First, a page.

As U.S. Senate leaders negotiate about reforming filibustering, which has contributed to partisan gridlock, Sen. Angus King, I-Maine, said Tuesday he’d support changing filibustering rules with a simple majority vote if it’s the only way.

Sen. Susan Collins, R-Maine, disagrees, and wants rules changed only with a supermajority.

“This would set a very troubling precedent,” she said Tuesday. “It would give the majority party, whether Democrat or Republican, unprecedented power to limit debate and block senators from offering amendments.”

Filibustering is when a senator delays action on a bill for as long as he or she wants unless three-fifths of the Senate (60 out of 100 senators) object. Because Senate Majority Leader Harry Reid, D-Nevada, has technically extended the first day of the Senate by not adjourning, he can call a vote and change Senate rules with only a 51-vote majority.

Reid has said he has the votes and will do that if he can’t convince Republicans to come on board to reduce filibustering and not allow it to be done “silently.”

Behind the scenes, Republican senators have emailed or picked up the phone to threaten a filibuster, which then requires a supermajority for anything to proceed. Reformers say “you’ve got to stand up and let the American people know who’s doing the filibustering, and what your case is,” King said.

King said Tuesday that filibuster reformers, including himself, want to bring back the kind of filibustering in Jimmy Stewart’s movie “Mr. Smith Goes to Washington.”

“It’s old fashioned filibustering, where you and I have to go to the floor and talk,” King said. One of the problems is silent filibustering has become routine in recent years, he said.

Collins also wants senators “to have to go to the Senate floor personally to lodge complaints, rather than be allowed to initiate ‘secret holds’ on legislation,” she said through spokesman Kevin Kelly.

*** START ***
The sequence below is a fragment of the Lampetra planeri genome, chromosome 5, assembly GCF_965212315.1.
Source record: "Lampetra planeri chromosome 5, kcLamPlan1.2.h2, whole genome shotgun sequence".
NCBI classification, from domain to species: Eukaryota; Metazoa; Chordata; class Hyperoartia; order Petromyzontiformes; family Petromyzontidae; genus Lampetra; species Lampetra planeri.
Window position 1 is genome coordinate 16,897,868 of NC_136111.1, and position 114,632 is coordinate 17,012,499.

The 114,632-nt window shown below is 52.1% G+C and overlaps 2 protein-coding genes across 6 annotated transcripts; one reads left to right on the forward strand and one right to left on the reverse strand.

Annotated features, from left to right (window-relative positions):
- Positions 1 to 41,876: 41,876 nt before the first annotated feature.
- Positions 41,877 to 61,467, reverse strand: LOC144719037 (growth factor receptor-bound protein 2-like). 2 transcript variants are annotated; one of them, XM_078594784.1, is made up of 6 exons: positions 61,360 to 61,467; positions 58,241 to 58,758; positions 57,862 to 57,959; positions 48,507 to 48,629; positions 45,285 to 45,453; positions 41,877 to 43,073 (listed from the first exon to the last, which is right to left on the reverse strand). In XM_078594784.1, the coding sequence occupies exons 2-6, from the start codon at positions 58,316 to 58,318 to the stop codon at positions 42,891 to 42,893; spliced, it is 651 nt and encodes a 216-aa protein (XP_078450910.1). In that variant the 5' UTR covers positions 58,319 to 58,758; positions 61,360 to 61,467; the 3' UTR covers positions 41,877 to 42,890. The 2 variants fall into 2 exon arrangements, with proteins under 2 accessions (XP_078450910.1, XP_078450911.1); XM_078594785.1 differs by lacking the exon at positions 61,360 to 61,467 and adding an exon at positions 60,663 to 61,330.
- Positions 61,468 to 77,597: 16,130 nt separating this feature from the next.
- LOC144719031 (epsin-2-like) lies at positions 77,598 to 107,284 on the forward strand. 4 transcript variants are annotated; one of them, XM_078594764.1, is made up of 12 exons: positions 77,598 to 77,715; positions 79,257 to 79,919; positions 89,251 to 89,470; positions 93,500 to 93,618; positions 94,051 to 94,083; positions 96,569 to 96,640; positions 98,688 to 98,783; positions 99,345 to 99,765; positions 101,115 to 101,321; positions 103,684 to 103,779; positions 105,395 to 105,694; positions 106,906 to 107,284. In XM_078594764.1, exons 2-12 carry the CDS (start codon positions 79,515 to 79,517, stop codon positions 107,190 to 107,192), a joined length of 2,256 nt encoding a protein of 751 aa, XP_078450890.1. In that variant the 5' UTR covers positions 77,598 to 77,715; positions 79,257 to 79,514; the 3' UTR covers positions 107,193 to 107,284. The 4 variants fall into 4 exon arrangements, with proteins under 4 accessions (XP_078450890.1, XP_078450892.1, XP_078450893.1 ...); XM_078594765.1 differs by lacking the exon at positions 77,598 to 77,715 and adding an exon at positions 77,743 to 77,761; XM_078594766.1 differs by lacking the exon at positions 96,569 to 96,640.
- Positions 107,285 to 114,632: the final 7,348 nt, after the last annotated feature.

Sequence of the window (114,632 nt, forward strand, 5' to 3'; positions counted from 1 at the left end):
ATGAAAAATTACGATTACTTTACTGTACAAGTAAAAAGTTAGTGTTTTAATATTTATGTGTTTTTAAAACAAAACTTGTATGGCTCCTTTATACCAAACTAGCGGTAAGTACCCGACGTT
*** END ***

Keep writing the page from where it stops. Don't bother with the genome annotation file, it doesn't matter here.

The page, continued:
Filibustering has happened too much in recent years, obstructing progress, King said. When Lyndon Johnson was Senate Majority Leader he dealt with one filibuster, King said; in the last six years there have been 391 filibusters.

Collins agreed, but said there’s a reason.

“I have always been troubled by some Republicans’ excessive use of the filibuster on the motion to proceed to even consider a bill. However, the reason the filibuster has been overused is directly in response to Democratic leaders limiting the ability of Republicans to offer amendments,” Collins said.

In addition to “silent” filibustering, it’s done in too many procedural motions, Collins and King said, including allowing a bill on the floor for debate, even sending a bill to a House and Senate conference committee.

“How many bites do you get?” King asked.

Reform is part of the reason King ran for office, he said, because “the Senate is not working.”

But while filibustering should be limited, it should not be eliminated, King said. It still needs to be an option to protect the minority party, as long as “you stand up and talk.”

King said he has talked to senators in both parties, and Republicans defend their filibustering because the majority party has prevented them from offering amendments. So, “any reform has to be a balanced package, it should protect the right to offer a reasonable number of amendments,” he said.

King said he prefers to change filibustering rules with support from Republicans.

“I’d much rather see a negotiated agreement,” he said.

On the other hand, “we’ve got to do something. We can’t keep going the way we’re going.”

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